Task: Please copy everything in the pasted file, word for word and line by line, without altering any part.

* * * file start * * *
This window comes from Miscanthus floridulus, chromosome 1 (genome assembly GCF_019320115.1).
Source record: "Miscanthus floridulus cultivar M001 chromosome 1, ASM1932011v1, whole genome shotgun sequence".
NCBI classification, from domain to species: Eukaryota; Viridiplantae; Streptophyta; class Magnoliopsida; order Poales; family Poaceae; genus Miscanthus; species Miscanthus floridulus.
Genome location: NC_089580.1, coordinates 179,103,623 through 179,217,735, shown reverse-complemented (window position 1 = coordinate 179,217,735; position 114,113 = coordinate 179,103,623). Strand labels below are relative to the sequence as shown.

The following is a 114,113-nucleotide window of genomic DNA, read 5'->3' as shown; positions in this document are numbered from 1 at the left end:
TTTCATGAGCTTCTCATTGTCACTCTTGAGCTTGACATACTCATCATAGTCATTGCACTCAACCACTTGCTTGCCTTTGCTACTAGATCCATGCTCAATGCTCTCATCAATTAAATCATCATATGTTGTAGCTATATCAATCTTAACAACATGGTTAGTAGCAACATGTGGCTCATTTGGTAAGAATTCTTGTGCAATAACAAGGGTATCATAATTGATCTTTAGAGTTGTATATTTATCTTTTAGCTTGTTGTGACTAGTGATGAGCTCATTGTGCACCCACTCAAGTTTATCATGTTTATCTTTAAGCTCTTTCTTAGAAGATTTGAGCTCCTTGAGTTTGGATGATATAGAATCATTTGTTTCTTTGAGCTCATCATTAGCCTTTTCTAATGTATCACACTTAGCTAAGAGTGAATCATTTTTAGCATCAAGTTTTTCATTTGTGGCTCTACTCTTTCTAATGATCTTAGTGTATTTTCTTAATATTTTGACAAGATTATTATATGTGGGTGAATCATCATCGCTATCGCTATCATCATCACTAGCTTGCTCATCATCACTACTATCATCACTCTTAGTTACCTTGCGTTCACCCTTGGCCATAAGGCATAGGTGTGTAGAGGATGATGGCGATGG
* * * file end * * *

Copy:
This window comes from Miscanthus floridulus, chromosome 1 (genome assembly GCF_019320115.1).
Source record: "Miscanthus floridulus cultivar M001 chromosome 1, ASM1932011v1, whole genome shotgun sequence".
NCBI classification, from domain to species: Eukaryota; Viridiplantae; Streptophyta; class Magnoliopsida; order Poales; family Poaceae; genus Miscanthus; species Miscanthus floridulus.
Genome location: NC_089580.1, coordinates 179,103,623 through 179,217,735, shown reverse-complemented (window position 1 = coordinate 179,217,735; position 114,113 = coordinate 179,103,623). Strand labels below are relative to the sequence as shown.

The following is a 114,113-nucleotide window of genomic DNA, read 5'->3' as shown; positions in this document are numbered from 1 at the left end:
TTTCATGAGCTTCTCATTGTCACTCTTGAGCTTGACATACTCATCATAGTCATTGCACTCAACCACTTGCTTGCCTTTGCTACTAGATCCATGCTCAATGCTCTCATCAATTAAATCATCATATGTTGTAGCTATATCAATCTTAACAACATGGTTAGTAGCAACATGTGGCTCATTTGGTAAGAATTCTTGTGCAATAACAAGGGTATCATAATTGATCTTTAGAGTTGTATATTTATCTTTTAGCTTGTTGTGACTAGTGATGAGCTCATTGTGCACCCACTCAAGTTTATCATGTTTATCTTTAAGCTCTTTCTTAGAAGATTTGAGCTCCTTGAGTTTGGATGATATAGAATCATTTGTTTCTTTGAGCTCATCATTAGCCTTTTCTAATGTATCACACTTAGCTAAGAGTGAATCATTTTTAGCATCAAGTTTTTCATTTGTGGCTCTACTCTTTCTAATGATCTTAGTGTATTTTCTTAATATTTTGACAAGATTATTATATGTGGGTGAATCATCATCGCTATCGCTATCATCATCACTAGCTTGCTCATCATCACTACTATCATCACTCTTAGTTACCTTGCGTTCACCCTTGGCCATAAGGCATAGGTGTGTAGAGGATGATGGCGATGG